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By Flora Hanitijo for the Guardian

Imbolo Mbue instantly won our hearts a few years ago when news broke that she’d signed a million-dollar book deal with Random House.

However, months after the news about her book deal, there were no photographs of Mbue anywhere on the internet. Then one fine day, the Wall Street Journal did a feature on her, and we didn’t just get to see Mbue’s face for the first time but also met her amazing shock of black natural hair. [read here if you missed it.]

Her debut novel, Behold the Dreamers, has since been published and as we all hoped soared on to critical acclaim.

In a recent act of the utmost authorial cuteness, Mbue dedicates an entire article to her hair. The essay, titled “Me and My Afro” and which was published on The Guardian, traces the journey from her “first chop” to the stunning afro that has since become a part of her signature look.

The essay opens in the summer of 2002. Mbue recounts entering a hair salon in New Jersey and alarming the stylist by insisting on having her hair clipped off. Tired of scalded and blistered scalp, cutting of her hair was an attempt at getting off chemical straightener.

As anyone who carries natural black hair knows, the chopping off is only the beginning. In the essay, Mbue details the difficulty of washing and combing the hair as it grew longer and the pain of braiding it. She talks about the detangling process, which, as she puts it, involves a “lot of oil and patience.” She opens up about reverting to chemical straightener during a period in which she stopped caring.  Things finally changed when she realized that her attitude towards her hair betrayed a “deep-seated negativity.” She eventually popped by a “men’s barbershop” and “asked for them to buzz it all off.” Her hair has stayed natural ever since then.

In the concluding paragraph, she writes:

My afro is now bigger than it’s ever been. I keep growing it, despite the fact that, with every added inch, the challenge of managing it multiplies. Ours is an idiosyncratic love affair, one I celebrate alongside my numerous identities which include: black, woman, immigrant, Cameroonian, anglophone, African, American, human. Perhaps I’ll cut off my hair again one of these days (to try a new style, or just because I feel like it). But, for now, just like my beloved homeland, it reminds me that, within a tangled, twisted, knotty situation, beauty resides.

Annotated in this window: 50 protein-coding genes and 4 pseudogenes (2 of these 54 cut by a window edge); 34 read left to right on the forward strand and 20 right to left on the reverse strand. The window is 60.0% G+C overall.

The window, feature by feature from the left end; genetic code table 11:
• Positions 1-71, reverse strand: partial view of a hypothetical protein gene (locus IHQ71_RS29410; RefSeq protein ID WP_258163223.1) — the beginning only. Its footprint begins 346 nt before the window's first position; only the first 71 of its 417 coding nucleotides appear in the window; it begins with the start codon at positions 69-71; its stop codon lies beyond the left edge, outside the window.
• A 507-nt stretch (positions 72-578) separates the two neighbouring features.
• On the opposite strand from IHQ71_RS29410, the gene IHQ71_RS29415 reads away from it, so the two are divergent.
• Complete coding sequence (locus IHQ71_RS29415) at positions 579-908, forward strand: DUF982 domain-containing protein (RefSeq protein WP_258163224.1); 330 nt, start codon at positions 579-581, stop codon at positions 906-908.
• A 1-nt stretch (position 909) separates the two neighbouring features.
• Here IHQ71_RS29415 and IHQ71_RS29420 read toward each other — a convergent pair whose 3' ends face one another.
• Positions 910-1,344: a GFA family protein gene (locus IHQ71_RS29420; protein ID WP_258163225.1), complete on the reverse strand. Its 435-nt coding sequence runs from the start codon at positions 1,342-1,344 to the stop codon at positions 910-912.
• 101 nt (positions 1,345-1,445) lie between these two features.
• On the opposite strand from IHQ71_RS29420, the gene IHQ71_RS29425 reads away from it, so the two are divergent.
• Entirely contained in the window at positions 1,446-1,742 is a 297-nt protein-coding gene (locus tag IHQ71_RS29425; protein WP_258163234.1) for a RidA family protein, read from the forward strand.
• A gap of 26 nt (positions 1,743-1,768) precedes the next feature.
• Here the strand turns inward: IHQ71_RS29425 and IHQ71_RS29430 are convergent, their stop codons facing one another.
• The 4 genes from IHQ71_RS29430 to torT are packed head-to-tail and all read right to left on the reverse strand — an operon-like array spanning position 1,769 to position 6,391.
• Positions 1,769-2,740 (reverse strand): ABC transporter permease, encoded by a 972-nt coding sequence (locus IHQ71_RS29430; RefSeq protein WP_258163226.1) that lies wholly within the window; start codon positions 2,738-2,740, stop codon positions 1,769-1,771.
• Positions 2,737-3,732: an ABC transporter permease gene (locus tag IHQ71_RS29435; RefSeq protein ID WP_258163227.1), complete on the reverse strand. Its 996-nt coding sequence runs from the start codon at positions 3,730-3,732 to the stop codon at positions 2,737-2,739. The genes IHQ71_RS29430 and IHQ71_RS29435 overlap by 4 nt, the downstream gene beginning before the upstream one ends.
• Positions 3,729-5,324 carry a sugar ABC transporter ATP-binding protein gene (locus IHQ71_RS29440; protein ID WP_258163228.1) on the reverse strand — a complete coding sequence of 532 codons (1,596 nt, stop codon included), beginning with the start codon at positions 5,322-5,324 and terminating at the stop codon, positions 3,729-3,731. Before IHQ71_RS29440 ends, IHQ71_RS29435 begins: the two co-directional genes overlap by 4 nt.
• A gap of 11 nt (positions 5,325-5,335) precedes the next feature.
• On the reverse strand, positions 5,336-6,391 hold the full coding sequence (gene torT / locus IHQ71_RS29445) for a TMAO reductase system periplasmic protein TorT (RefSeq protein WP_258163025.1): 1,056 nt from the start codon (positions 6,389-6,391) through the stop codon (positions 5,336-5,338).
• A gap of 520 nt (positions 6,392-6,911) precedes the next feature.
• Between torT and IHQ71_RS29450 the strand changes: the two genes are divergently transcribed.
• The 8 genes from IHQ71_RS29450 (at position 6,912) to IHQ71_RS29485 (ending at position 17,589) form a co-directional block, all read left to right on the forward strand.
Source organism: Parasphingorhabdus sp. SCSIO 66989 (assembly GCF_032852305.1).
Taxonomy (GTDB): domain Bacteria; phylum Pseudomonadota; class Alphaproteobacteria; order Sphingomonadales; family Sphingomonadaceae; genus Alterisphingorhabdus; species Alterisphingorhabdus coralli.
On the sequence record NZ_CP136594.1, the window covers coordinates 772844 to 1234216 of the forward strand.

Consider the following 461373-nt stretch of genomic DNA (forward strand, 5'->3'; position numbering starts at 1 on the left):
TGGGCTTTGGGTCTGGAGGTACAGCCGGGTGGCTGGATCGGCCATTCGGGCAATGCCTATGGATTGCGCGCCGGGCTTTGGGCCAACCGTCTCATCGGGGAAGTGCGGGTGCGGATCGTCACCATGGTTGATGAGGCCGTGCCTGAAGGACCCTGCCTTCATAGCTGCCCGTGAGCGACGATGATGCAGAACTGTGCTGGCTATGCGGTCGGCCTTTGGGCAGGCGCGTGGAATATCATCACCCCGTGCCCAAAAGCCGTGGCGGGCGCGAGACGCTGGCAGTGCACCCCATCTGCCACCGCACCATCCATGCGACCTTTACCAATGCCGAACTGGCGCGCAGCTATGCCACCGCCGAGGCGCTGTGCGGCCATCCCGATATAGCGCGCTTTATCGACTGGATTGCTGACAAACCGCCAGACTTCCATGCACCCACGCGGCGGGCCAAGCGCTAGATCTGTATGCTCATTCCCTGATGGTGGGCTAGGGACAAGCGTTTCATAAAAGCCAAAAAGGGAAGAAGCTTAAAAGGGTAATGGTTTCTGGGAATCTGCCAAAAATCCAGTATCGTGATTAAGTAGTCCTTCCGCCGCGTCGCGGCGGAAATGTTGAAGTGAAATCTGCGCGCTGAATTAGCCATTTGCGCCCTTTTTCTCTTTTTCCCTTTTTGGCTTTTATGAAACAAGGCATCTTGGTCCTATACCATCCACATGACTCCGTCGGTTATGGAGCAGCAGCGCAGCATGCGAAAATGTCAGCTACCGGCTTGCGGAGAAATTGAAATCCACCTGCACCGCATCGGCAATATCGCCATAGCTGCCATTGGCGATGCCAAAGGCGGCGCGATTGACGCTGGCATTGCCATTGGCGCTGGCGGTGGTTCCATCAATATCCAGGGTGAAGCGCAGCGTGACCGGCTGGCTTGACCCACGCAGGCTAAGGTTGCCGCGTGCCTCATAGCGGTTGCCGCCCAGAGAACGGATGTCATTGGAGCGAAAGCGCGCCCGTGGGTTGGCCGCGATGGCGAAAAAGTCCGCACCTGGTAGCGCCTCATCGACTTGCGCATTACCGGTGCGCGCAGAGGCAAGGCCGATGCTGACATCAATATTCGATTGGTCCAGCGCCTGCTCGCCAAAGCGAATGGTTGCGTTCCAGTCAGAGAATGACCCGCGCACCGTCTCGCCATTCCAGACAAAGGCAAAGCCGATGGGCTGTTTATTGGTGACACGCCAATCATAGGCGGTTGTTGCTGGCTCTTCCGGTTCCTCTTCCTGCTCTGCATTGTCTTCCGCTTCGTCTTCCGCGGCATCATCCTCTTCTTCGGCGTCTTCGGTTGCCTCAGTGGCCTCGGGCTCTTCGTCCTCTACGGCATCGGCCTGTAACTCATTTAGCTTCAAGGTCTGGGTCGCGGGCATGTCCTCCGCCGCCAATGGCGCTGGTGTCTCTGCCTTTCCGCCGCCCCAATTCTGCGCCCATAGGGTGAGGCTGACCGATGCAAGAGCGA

Her depiction of her natural hair journey is relatable and inspiring. The essay, which includes stunning photographs taken by NYC-based photographer Flora Hanitijo, is not just about hair. As you read through the article, you soon realize that Mbue uses this personal exploration of her hair as starting point for larger concerns regarding Cameroon’s political climate. But the writing is so beautifully done, making the essay an emotionally charged and beautiful read.

Beautiful piece! We hope you enjoy reading it.

Here is a short excerpt.

In the summer of 2002, I walked into a hair salon in New Jersey and asked a stylist to cut off all my hair. I was done having hair. Enough with the pain of straightening it with a chemical that scalded parts of my scalp and left others in blisters. Enough with the discomfort of braiding it – eight hours of tugging and wincing followed by painkillers to ease the soreness, or a full day of not being able fully to turn my head.

Free me from this burden, I told the stylist, who stared at me, confused, while I ranted. She tried to convince me merely to trim it, but I told her I wanted it all gone. Reluctantly, she obliged and I walked out that afternoon to the sensation of the wind on my bare scalp. The feeling was ineffable, my newfound freedom unquantifiable.

I regrew my hair into a short afro and cut it all off again before it reached the length where its coarseness made combing a battle. I did this several times, until I decided to stop with the cutting. Why was I running away from my hair’s texture, I asked myself: wouldn’t it be better – and healthier – to embrace it? It certainly wouldn’t be easier, I knew that, but I decided to experiment nonetheless, determined to confront every knot and tangle and find the beauty therein.

Read the full article HERE.

 

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Post image and Facebook link images by Flora Hanitijo for the Guardian

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Ainehi Edoro is an Assistant Professor of English at the University of Wisconsin-Madison where she teaches African literature. She received her doctorate at Duke University. She is the founder and editor of Brittle Paper and series editor of Ohio University Press’s Modern African Writer’s imprint.

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